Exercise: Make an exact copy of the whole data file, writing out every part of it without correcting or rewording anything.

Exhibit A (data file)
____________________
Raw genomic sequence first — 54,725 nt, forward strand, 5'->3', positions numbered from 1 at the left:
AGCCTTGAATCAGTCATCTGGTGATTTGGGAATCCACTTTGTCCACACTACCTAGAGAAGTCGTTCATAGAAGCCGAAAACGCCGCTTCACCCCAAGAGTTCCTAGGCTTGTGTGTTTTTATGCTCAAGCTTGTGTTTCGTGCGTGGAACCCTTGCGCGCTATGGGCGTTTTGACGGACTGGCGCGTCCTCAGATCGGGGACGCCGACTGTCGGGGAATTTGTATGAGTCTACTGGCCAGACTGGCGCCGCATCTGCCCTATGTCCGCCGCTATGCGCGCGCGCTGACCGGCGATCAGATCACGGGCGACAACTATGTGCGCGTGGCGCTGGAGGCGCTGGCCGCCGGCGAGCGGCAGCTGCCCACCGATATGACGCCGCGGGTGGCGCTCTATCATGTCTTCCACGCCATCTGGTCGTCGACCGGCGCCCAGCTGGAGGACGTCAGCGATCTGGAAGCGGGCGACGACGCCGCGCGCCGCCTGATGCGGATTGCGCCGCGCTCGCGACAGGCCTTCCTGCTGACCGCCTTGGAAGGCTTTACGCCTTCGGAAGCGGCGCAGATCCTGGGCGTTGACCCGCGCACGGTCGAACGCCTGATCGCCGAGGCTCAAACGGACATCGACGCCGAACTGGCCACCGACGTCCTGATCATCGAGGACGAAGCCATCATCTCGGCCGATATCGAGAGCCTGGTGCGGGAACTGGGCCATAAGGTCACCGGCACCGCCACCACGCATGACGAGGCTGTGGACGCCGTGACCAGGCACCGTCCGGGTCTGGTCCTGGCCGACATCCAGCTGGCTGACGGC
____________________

Raw genomic sequence first — 54,725 nt, forward strand, 5'->3', positions numbered from 1 at the left:
AGCCTTGAATCAGTCATCTGGTGATTTGGGAATCCACTTTGTCCACACTACCTAGAGAAGTCGTTCATAGAAGCCGAAAACGCCGCTTCACCCCAAGAGTTCCTAGGCTTGTGTGTTTTTATGCTCAAGCTTGTGTTTCGTGCGTGGAACCCTTGCGCGCTATGGGCGTTTTGACGGACTGGCGCGTCCTCAGATCGGGGACGCCGACTGTCGGGGAATTTGTATGAGTCTACTGGCCAGACTGGCGCCGCATCTGCCCTATGTCCGCCGCTATGCGCGCGCGCTGACCGGCGATCAGATCACGGGCGACAACTATGTGCGCGTGGCGCTGGAGGCGCTGGCCGCCGGCGAGCGGCAGCTGCCCACCGATATGACGCCGCGGGTGGCGCTCTATCATGTCTTCCACGCCATCTGGTCGTCGACCGGCGCCCAGCTGGAGGACGTCAGCGATCTGGAAGCGGGCGACGACGCCGCGCGCCGCCTGATGCGGATTGCGCCGCGCTCGCGACAGGCCTTCCTGCTGACCGCCTTGGAAGGCTTTACGCCTTCGGAAGCGGCGCAGATCCTGGGCGTTGACCCGCGCACGGTCGAACGCCTGATCGCCGAGGCTCAAACGGACATCGACGCCGAACTGGCCACCGACGTCCTGATCATCGAGGACGAAGCCATCATCTCGGCCGATATCGAGAGCCTGGTGCGGGAACTGGGCCATAAGGTCACCGGCACCGCCACCACGCATGACGAGGCTGTGGACGCCGTGACCAGGCACCGTCCGGGTCTGGTCCTGGCCGACATCCAGCTGGCTGACGGC